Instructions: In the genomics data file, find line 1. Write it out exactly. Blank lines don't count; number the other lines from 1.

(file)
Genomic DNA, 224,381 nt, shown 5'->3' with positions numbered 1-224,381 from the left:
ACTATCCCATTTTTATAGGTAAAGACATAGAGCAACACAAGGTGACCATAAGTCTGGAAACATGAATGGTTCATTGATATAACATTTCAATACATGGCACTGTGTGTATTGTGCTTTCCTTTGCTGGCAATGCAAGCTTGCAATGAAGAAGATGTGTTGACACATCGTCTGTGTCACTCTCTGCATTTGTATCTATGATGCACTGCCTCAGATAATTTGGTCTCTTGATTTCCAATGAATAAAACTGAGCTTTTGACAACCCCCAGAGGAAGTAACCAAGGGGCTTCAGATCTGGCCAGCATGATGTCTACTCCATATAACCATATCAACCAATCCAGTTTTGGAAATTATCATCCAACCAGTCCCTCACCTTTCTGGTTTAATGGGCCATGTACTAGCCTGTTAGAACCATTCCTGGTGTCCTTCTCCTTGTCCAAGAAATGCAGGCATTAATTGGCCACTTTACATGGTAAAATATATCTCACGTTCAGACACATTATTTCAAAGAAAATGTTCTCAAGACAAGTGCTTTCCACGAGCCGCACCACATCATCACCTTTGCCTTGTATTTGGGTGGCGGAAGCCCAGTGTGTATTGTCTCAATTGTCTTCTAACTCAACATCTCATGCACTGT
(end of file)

Genomic DNA, 224,381 nt, shown 5'->3' with positions numbered 1-224,381 from the left: